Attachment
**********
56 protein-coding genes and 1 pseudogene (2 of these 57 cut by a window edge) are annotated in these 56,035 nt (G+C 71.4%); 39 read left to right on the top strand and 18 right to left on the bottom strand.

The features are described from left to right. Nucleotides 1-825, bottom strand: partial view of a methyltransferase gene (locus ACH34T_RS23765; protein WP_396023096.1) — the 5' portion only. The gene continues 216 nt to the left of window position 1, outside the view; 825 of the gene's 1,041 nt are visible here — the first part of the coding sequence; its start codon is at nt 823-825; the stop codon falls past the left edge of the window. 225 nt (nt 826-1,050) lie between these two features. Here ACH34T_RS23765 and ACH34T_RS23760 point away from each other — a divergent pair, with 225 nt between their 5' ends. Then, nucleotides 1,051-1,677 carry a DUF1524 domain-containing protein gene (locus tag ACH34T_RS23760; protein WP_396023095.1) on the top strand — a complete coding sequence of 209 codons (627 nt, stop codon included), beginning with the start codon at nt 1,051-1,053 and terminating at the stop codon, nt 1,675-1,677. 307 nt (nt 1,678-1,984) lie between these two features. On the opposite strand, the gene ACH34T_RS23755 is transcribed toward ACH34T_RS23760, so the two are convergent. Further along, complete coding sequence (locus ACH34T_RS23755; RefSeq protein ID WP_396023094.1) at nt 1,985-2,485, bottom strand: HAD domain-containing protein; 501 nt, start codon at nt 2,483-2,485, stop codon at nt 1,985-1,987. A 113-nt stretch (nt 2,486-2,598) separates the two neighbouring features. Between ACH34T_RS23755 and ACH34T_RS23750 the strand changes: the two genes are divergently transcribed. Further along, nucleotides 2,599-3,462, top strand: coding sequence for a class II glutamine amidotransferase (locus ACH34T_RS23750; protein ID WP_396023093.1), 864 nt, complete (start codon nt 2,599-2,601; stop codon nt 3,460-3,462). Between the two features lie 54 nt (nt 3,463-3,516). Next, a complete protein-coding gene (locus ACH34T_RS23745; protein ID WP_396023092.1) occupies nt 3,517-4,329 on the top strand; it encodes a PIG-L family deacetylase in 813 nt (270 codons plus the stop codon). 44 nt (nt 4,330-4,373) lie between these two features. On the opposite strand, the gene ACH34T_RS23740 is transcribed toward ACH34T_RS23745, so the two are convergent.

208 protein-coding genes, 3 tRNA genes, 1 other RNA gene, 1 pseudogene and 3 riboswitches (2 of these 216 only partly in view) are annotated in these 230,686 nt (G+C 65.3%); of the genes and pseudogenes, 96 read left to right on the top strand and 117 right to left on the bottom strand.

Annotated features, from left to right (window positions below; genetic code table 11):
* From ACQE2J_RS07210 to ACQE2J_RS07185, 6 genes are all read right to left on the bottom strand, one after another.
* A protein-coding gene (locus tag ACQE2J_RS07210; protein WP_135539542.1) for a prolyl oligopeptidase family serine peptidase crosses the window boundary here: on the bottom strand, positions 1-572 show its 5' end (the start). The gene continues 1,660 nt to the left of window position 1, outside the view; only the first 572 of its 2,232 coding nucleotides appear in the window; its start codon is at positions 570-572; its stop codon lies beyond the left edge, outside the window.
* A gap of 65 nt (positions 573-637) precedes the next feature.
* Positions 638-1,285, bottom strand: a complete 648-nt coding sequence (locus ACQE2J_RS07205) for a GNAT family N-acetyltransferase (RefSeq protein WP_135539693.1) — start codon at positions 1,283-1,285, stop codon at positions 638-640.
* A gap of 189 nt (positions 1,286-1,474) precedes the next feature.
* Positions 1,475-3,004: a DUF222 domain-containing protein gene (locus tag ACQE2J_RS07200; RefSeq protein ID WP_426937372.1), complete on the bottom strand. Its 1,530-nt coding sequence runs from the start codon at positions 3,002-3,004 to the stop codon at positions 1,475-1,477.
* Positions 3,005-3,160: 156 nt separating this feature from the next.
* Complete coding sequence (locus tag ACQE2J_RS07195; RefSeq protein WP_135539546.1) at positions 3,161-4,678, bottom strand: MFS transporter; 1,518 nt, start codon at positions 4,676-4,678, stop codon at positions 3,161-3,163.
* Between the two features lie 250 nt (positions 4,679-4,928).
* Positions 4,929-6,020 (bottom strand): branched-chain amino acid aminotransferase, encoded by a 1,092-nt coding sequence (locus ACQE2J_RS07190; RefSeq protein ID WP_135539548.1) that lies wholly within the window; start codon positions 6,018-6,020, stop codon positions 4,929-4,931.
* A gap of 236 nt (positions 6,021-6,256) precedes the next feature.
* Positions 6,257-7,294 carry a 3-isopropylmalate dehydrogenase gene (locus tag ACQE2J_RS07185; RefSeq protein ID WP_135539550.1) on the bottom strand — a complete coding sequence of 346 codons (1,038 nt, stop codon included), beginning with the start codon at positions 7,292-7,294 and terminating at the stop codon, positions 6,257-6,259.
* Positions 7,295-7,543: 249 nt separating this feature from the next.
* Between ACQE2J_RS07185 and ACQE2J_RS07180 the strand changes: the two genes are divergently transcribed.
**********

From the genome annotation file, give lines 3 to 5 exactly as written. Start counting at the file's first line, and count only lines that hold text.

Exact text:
208 protein-coding genes, 3 tRNA genes, 1 other RNA gene, 1 pseudogene and 3 riboswitches (2 of these 216 only partly in view) are annotated in these 230,686 nt (G+C 65.3%); of the genes and pseudogenes, 96 read left to right on the top strand and 117 right to left on the bottom strand.

Annotated features, from left to right (window positions below; genetic code table 11):
* From ACQE2J_RS07210 to ACQE2J_RS07185, 6 genes are all read right to left on the bottom strand, one after another.